The killing of Hardeep Singh Nijjar: A timeline of events

Ottawa said Mr. Trudeau had briefed both U.S. President Joe Biden and British Prime Minister Rishi Sunak about the allegations regarding Mr. Nijjar’s killing, and Foreign Affairs Minister Mélanie Joly will discuss them with her G7 counterparts at the United Nations in New York.

The White House has yet to comment. Speaking Tuesday, a British government spokesperson said London was in close contact with Ottawa, while Australia’s Department of Foreign Affairs said it was “deeply concerned” over Mr. Trudeau’s claims and had conveyed this to India.

When the United Kingdom accused Moscow of attempting to kill double agent Sergei Skripal in Canterbury in 2018 with a Novichok nerve agent, multiple countries, including Canada, expelled Russian diplomats in protest. The United States and other countries have also offered strong support to Ottawa regarding allegations of Chinese interference in Canadian politics.

Countries may be less willing to take a hard line against India, however. Many Western powers have courted New Delhi both as a potential political counterweight to Beijing and as a new economic partner, one whose economy has boomed since the lifting of pandemic restrictions while China’s has struggled.

With files from Robert Fife and Steven Chase in Ottawa, and Reuters.

The killing of a Sikh leader and Indian foreign interference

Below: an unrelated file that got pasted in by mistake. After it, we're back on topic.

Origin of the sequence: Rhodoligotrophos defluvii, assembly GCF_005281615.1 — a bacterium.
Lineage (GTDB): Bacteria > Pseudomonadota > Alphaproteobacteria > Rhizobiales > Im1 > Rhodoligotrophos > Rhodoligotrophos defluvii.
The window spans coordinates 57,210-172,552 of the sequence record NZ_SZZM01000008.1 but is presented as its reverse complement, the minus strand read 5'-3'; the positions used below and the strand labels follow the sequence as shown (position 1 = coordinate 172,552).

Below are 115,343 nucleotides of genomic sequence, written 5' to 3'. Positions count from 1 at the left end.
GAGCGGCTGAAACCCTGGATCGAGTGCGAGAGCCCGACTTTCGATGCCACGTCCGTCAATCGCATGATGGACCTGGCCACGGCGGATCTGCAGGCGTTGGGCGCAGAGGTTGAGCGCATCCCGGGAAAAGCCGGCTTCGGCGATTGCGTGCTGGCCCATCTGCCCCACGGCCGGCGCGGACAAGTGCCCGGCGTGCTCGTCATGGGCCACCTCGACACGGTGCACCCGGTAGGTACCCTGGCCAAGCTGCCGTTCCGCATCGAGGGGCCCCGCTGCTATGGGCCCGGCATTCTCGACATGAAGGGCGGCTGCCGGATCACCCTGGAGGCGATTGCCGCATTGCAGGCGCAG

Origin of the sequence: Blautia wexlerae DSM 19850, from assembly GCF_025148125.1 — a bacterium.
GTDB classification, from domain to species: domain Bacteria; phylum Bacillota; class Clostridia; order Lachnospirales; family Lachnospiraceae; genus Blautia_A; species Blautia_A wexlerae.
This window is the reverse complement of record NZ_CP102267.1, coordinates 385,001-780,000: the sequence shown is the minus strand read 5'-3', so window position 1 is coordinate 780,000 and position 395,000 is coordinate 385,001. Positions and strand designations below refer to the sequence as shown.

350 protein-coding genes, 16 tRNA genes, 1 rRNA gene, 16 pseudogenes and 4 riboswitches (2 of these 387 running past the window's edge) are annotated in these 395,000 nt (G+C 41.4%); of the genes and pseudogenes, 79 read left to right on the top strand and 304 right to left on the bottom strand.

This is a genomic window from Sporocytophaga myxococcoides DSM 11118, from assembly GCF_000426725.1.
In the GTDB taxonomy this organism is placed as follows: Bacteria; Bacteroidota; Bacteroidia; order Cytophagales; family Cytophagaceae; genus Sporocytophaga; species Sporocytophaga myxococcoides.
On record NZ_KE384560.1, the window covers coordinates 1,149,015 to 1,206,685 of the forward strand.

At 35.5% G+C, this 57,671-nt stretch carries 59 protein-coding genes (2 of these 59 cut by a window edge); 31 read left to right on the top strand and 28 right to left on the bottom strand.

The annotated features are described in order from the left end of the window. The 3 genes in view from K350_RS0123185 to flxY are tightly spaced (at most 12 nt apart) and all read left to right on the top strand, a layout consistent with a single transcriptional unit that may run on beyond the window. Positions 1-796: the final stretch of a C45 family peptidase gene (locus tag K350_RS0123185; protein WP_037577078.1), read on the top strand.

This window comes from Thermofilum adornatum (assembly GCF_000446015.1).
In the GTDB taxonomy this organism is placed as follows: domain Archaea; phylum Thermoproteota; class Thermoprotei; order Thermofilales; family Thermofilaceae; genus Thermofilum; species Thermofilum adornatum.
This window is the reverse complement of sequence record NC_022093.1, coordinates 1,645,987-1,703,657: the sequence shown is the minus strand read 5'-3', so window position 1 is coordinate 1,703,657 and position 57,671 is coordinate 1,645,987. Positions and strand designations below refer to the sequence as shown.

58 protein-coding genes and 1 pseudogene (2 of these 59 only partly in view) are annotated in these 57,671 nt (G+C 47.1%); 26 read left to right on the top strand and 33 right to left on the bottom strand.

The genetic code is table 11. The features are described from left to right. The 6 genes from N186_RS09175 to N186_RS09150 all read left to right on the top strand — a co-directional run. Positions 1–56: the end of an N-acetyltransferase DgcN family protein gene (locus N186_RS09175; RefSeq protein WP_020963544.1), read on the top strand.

Hardeep Singh Nijjar, the president of a Sikh temple in Surrey, B.C. and an outspoken advocate for Sikh separatism, was shot and killed outside the gurdwara on June 18, 2023. The homicide prompted a flare-up of old tensions that have simmered since the Air India bombing involving Sikh extremists in 1985.
    Three months after the shooting, Prime Minister Justin Trudeau accused Indian government agents of killing Mr. Nijjar, citing credible intelligence from Canadian national-security authorities. The Government of India denied any involvement and dismissed Mr. Trudeau’s claims as “unsubstantiated.”
    Foreign Affairs Minister Mélanie Joly expelled the head of Canadian operations of India’s foreign intelligence agency. Hours later, New Delhi responded in kind, expelling an as-yet unidentified “senior Canadian diplomat.”
    The World Sikh Organization of Canada, a non-profit that says it advocates for the interests of Canadian Sikhs, said it had alerted Ottawa that India actively targets Sikhs in Canada.
    The Nijjar slaying has cast a chill over Canada-India relations. Canada suspended talks on a trade deal with India, and Ottawa said an early October Canadian trade mission to India has been postponed.

Follow related authors and topics

Authors and topics you follow will be added to your personal news feed in Following.

Interact with The Globe